Working on the King Ranch
The Texas Story Project.
The summer of my 25th year, I was hired to build a one room house for one of the long-time workers on the San Chicago hunting camp. The camp is leased from King Ranch outside of Kingsville, Texas.
It was a three-man, or really a two-man and one-woman crew: me, my friend Richard, and the camp manager's 16-year-old son. On the six-hour drive from Austin, I got the novel version of the history of the ranch and a run-down of the camp, which is privately leased and managed year round. Sometime in the 1920s, Nilgai antelope were introduced from India, and they took off in south Texas. This is the main draw for the camp, as the bucks can get up to 500-600 pounds, along with quail, turkey, and, out of necessity, wild pig.
The first day on the job, the camp manager came by before lunch and was gruff and unfriendly to me. I could tell he didn't think I was hired based on my building skills or work ethic. I had been warned that he was a fair but tough character and didn't suffer much of anything. I ignored him and went about my work laying out and putting together walls. The next day, he came by again while his son and I were standing the walls we had put together the day prior. By nine in the morning, it was 90 degrees and rising and the 100% humidity made the sand and the salt from the nearby Gulf cling to us. We moved through it, ignoring the heat and his critical stare. By day three, we were making steady progress. The walls were standing, and I was exhausted, but feeling proud when our work day ended at five in the evening. Richard and I were sitting in the soon-to-be living and bed room when the camp manager came by with three wine glasses and a bottle of wine and asked me my story.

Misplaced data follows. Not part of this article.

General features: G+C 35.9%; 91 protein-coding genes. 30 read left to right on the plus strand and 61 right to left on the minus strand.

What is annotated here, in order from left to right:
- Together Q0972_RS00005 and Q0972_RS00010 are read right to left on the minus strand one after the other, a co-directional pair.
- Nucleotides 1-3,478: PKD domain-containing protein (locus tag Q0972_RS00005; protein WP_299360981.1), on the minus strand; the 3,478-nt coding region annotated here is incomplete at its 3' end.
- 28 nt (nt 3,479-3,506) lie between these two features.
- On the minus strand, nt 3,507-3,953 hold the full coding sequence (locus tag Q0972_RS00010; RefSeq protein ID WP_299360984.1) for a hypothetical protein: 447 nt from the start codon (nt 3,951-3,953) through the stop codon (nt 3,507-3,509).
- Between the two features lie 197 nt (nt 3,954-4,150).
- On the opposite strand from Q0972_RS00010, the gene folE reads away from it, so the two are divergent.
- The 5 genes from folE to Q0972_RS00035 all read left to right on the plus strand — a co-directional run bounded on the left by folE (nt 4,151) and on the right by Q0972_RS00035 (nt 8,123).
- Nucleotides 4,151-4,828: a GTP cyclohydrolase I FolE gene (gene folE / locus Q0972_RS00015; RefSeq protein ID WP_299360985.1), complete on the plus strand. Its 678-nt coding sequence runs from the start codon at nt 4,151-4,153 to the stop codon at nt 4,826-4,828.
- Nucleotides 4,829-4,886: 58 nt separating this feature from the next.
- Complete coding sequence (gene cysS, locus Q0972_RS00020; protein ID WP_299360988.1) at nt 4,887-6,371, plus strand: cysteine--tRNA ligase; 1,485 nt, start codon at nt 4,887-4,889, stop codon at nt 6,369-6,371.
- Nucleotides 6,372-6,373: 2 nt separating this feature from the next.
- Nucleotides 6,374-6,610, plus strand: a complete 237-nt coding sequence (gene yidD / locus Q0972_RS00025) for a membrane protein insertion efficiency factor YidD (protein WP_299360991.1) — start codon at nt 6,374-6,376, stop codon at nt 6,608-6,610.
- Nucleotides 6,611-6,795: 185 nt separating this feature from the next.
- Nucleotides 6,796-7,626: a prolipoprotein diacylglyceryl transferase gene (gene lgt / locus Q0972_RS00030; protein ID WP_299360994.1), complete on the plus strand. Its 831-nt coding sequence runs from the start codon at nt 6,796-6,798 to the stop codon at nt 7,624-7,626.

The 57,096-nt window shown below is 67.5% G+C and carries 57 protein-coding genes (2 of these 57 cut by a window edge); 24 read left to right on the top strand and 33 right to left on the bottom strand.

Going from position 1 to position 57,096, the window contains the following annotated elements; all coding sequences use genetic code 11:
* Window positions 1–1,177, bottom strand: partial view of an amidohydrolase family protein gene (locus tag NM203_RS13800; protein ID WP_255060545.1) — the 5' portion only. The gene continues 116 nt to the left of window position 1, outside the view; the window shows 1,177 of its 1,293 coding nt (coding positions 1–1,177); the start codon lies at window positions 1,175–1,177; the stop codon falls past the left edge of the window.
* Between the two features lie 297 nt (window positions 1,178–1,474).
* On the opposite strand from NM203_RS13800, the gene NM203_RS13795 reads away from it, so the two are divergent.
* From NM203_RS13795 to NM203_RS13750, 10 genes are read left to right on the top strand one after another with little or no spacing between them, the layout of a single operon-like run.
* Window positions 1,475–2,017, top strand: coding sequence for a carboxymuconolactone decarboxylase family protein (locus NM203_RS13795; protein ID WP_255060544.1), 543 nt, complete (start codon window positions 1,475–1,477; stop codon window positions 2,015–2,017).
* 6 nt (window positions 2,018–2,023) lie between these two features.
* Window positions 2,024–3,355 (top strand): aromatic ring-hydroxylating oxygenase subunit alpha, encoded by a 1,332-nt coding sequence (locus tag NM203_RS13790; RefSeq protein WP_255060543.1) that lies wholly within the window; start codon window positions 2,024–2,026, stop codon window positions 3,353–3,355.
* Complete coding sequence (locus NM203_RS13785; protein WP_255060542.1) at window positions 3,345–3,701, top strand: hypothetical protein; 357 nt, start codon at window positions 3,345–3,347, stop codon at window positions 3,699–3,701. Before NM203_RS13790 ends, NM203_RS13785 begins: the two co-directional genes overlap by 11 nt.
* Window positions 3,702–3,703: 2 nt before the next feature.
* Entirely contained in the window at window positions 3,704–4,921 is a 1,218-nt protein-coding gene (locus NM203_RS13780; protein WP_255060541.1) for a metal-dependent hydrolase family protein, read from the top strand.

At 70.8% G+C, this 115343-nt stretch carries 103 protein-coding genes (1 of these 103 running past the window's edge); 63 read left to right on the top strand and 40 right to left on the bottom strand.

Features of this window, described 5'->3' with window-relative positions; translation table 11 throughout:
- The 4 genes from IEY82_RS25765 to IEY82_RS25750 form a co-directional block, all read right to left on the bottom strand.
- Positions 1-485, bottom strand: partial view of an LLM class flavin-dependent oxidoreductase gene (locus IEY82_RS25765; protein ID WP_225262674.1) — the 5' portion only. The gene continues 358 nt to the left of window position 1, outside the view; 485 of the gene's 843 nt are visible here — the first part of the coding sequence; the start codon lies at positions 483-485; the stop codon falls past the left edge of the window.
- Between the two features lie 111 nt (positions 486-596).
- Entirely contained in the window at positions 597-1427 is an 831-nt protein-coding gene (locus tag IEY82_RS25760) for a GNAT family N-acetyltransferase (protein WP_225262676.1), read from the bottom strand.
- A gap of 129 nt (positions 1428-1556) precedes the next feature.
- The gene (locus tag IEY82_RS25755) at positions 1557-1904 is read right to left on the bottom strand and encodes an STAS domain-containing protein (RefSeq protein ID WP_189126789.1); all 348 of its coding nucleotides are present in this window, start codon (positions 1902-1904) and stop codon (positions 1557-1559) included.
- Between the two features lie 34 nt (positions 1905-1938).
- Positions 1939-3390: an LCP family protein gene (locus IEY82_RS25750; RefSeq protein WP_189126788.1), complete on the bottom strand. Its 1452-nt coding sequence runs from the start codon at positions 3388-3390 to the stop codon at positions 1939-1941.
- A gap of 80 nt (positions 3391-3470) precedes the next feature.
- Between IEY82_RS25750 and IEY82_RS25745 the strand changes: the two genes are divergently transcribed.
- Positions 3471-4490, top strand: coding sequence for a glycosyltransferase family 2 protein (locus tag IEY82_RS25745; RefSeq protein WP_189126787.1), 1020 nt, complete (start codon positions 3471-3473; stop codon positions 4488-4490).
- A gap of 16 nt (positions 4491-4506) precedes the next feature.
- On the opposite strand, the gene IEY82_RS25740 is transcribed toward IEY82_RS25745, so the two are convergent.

After that, we were invited to join him on most evenings to drink margaritas and ride on the back of his open-air hunting truck through the dirt roads the hunters' would take through the camp. We saw wild turkeys roosting in trees, and quail startled by the truck explode from the brush. And once, I saw the elusive nilgai, which makes wide circles over acres, hemming in their territory. It was big, even from a distance, and was shaped like no other creature I've ever seen. It gave me the feeling that I was in a whole other country. I guess Texas is like that, big enough to feel like there are countries within its borders. I haven't been back since, but Richard still brings me ground nilgai meat, wild pig, and the occasional rattlesnake to cook up when he's Austin, so I still get a little taste of south Texas.
Mariposa Lopez is an event coordinator and carpenter who resides in Austin.
Posted August 07, 2014